Abstract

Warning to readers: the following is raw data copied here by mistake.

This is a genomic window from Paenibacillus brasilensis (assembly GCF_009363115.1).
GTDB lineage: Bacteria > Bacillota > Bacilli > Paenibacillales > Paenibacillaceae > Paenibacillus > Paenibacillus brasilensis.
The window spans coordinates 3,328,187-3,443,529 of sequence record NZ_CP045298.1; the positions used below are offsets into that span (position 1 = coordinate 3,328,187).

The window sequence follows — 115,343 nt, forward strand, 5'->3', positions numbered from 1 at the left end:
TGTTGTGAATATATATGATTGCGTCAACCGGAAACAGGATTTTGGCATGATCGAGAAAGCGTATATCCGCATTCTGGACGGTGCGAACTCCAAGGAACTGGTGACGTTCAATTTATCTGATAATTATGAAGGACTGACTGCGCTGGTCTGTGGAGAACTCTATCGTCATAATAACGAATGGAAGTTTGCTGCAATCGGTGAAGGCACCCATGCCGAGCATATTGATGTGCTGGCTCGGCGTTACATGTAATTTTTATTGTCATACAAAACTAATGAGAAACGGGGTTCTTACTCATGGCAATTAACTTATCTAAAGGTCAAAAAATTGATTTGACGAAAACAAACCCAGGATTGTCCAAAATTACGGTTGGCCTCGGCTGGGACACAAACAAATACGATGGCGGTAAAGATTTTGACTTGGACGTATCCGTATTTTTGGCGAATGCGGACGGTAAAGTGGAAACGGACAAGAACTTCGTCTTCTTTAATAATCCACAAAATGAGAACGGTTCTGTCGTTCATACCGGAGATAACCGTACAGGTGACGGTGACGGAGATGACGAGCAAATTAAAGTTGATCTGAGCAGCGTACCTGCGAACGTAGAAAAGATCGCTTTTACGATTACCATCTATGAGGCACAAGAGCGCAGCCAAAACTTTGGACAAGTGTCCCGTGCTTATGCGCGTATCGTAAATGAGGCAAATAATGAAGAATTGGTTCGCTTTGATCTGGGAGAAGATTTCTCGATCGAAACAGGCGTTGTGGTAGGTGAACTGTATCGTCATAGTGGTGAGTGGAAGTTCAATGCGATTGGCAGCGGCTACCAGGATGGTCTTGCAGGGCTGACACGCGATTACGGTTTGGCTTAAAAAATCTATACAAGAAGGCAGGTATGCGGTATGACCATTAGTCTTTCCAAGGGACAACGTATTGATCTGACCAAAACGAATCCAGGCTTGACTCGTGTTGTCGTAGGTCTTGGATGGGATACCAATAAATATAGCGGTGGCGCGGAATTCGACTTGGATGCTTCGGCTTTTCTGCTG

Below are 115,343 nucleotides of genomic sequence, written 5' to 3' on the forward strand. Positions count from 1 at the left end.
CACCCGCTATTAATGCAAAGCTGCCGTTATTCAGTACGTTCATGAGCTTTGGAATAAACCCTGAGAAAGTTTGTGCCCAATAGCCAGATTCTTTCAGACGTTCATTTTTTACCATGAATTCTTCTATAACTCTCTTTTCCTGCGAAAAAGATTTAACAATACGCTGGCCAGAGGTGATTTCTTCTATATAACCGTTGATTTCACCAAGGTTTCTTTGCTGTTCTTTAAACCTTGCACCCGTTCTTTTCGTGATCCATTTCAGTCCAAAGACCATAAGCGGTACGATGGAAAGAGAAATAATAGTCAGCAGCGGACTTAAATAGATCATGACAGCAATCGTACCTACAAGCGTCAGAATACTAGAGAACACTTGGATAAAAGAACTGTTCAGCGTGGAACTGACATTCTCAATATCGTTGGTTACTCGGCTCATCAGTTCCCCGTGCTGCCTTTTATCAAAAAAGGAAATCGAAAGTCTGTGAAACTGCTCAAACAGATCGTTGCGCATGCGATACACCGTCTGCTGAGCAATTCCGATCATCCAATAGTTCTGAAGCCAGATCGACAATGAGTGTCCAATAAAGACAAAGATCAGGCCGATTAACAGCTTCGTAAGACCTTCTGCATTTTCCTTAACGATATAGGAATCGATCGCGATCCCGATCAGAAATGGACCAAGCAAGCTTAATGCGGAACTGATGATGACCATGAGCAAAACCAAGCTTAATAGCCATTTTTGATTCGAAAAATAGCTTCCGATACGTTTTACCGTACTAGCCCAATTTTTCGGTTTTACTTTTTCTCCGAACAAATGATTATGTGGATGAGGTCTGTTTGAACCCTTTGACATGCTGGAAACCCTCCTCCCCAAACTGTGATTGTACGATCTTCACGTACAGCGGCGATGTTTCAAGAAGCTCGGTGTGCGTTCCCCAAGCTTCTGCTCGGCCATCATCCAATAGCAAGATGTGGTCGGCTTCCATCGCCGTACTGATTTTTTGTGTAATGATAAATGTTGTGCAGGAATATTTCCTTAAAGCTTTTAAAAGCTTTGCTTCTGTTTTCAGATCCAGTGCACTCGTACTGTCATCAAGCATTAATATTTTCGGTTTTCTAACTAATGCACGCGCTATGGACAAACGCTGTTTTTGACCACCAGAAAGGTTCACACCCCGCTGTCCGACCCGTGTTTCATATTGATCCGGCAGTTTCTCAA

Zones of deformation bands occur in unconsolidated late Pleistocene marine terrace sand in the footwall of the active McKinleyville thrust fault in Humboldt County, California. Individual deformation-band shear zones are as much as 8 cm wide and accommodate ∼50 cm of reverse-dip separation. Like deformation bands described in Mesozoic sandstone of the Colorado Plateau, these structures formed in fine-grained, well-sorted, porous sand. We assessed the relative importance of compaction, grain breakage, and grain rotation during shear-zone development by measuring grain size, grain shape, grain orientation, porosity, and bulk strain both within and outside deformation-band shear zones. Sand grains within shear zones are smaller, more compacted, and have stronger preferred orientations and more elongate shapes than grains outside of deformation-band shear zones. Bulk strain analyses of sand within shear zones give strain ellipses that are compatible with dextral shear strains of ∼0.1–0.5 and volume loss of 5%–15%. On the basis of these observations, we conclude that compaction, grain rotation, and extensive cataclasis all contribute to deformation-band shear-zone formation in these unconsolidated sands, despite very low confining pressures. In addition, the position of these deformation-band shear zones adjacent to an active fault with a history of episodic slip during large earthquakes suggests that they may form in conjunction with slip events.

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